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Does modern Greek still have Latin prefixes and suffixes?
Evangelos Lolos’ answer to Does modern Greek still have Latin prefixes and suffixes? gives the prominent Latin affixes of Modern Greek.
No, I’m not going to cite them here. You’re going to have to go over there and upvote him yourself.
The suffixes Evangelos quotes are vernacular; they aren’t part of the whole apparatus of scholarly Latinate terminology.
Greek has had a very, very long history of calquing Latin terms with Greek affixes and stems. In fact, Greek even translates Linnaean binomens (or it used to; I’m pretty sure they’ve given up now). Then again, a whole lot of Classical Latin terms were calqued from Greek anyway.
So there is no precedent, or appetite, for using Latin prefixes or suffixes in Greek. Hybrid terms like automobile or television end up rendered as Greek only terms: autokinēton, tēleorasis. Modern coinages get calqued: amphiphylophilos (‘both gender loving’) for bisexual, metapoikiakos for post-colonial, diapanepistēmiakos for inter-university. The international Latin scientific vocabulary was never going to be a match for Greek cultural pride.
It’s only very, very recently that Greeks have stopped calquing; hence transexoual is much more common than diemphylikos ‘across-in-gender’. (There’s a nice subtlety in em-phylos ‘in-gender’ being a gender you were born with—the analogy is with innate; so that diaphylikos ‘across-gender’ is reserved for ‘intersex’.) But, as Christina-Antoinette Neofotistou, the trans woman involved in the coinages herself conceded, the Greek coinages don’t have the positive connotations that the English loans do, and she’s ended up just saying trans or transdzender and intersex, and dismissing the Greek coinages as pedantic.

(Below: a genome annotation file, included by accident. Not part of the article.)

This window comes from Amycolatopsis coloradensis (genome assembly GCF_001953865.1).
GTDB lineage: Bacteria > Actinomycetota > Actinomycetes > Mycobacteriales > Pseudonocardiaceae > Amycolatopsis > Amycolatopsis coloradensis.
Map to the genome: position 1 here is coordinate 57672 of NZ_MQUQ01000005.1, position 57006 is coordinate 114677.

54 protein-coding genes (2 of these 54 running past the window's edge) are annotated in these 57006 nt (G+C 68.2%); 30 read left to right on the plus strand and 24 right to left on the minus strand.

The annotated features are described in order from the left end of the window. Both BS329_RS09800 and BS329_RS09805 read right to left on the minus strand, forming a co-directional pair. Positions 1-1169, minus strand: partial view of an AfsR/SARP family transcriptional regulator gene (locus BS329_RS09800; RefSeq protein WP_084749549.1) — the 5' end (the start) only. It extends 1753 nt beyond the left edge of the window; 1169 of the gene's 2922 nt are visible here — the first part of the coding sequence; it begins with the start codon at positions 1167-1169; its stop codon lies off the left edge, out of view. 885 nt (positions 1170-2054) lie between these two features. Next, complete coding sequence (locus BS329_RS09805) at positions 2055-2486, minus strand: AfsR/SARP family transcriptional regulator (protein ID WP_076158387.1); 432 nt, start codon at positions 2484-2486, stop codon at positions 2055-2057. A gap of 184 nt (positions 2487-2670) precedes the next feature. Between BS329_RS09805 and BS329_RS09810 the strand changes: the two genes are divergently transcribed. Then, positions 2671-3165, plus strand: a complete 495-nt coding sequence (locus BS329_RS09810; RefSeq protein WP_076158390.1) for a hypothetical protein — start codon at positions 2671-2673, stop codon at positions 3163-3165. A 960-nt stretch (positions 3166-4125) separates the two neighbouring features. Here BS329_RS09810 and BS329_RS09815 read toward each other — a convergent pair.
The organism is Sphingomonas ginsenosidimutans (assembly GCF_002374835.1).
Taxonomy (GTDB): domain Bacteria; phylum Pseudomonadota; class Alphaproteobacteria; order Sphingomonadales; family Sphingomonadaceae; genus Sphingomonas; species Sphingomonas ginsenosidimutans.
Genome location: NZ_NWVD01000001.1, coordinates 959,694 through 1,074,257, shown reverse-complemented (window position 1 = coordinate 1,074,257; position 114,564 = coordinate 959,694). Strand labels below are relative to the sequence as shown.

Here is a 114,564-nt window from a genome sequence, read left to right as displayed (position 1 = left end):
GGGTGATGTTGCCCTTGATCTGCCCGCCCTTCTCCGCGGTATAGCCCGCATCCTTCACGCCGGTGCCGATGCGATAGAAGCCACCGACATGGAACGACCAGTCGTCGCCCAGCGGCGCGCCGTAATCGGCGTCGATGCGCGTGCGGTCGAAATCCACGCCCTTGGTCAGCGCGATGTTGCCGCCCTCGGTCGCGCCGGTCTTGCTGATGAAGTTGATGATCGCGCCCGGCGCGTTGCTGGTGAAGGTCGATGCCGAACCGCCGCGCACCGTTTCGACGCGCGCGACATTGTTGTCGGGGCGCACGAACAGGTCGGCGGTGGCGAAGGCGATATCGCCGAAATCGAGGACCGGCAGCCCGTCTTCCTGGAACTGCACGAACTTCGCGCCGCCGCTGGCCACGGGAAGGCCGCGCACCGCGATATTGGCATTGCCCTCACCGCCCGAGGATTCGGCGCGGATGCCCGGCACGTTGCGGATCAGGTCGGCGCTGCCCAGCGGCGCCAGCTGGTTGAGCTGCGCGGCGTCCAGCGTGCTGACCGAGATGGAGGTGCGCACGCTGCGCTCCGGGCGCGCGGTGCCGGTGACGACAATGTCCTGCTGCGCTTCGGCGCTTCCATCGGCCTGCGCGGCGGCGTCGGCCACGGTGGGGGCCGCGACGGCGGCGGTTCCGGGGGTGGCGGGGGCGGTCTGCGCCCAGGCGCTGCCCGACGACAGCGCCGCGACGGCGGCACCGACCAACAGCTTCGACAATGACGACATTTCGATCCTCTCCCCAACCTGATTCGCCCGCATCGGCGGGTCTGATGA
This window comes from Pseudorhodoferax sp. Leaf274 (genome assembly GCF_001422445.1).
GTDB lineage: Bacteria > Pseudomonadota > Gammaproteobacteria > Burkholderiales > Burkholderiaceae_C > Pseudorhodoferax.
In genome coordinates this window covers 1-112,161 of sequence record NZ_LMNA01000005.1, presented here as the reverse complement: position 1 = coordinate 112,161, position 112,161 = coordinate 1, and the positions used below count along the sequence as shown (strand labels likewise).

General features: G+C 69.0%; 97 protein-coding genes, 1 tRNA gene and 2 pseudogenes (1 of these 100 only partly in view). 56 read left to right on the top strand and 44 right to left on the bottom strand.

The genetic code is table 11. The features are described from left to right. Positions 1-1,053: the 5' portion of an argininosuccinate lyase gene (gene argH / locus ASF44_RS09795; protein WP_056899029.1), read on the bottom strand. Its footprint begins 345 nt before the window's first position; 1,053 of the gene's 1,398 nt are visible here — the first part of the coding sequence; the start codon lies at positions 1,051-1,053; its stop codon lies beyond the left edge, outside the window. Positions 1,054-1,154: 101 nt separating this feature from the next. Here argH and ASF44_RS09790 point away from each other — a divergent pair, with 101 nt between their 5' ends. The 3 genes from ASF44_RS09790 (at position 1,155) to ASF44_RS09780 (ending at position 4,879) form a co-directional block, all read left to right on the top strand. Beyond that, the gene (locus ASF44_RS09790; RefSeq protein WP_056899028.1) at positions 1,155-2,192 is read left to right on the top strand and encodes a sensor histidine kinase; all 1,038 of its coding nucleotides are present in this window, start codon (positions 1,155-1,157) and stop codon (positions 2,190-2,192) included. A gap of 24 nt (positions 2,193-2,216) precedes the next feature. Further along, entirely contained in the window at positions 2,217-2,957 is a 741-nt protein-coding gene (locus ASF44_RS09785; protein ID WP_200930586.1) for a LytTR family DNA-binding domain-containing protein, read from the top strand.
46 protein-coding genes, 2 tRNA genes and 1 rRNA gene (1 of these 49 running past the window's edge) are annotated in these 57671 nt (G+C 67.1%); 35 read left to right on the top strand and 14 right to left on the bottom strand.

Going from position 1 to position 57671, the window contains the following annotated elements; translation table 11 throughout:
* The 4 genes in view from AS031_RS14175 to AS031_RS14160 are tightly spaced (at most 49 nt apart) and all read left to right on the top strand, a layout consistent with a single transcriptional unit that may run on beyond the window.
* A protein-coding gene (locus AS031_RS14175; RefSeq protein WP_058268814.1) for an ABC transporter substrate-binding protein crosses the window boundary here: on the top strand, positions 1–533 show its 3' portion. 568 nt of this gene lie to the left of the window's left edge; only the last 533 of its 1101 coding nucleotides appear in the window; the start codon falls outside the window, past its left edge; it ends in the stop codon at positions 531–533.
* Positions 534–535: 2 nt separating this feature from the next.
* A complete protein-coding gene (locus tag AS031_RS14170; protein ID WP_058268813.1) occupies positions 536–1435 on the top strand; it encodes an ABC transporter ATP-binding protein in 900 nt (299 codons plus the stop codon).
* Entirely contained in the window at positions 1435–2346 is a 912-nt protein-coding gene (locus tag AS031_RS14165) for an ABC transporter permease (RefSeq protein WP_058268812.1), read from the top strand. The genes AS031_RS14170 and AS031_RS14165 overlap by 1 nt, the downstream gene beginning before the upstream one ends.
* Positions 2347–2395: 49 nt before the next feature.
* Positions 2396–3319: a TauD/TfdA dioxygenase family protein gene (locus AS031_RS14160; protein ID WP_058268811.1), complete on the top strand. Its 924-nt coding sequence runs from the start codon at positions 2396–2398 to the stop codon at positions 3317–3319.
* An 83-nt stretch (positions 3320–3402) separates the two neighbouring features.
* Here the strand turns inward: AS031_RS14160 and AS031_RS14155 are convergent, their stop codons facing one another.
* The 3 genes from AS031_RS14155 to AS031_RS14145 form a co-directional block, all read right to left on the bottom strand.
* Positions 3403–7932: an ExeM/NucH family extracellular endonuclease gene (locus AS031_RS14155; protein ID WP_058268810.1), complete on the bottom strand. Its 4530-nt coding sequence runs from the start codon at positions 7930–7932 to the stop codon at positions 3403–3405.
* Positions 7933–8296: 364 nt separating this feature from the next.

I’ll admit to wincing when I saw her write, a bit further down, transfovia. That’s the kind of hybrid word Greek was never ever ever supposed to accept. But like I said: things have changed. At least (thank God) she said ousiokratia instead of esentsialismos.
Yes, of course we calqued essentialism.
See also: A cis lament for the Greek language by Nick Nicholas on Opɯdʒɯlɯklɑr In Exile
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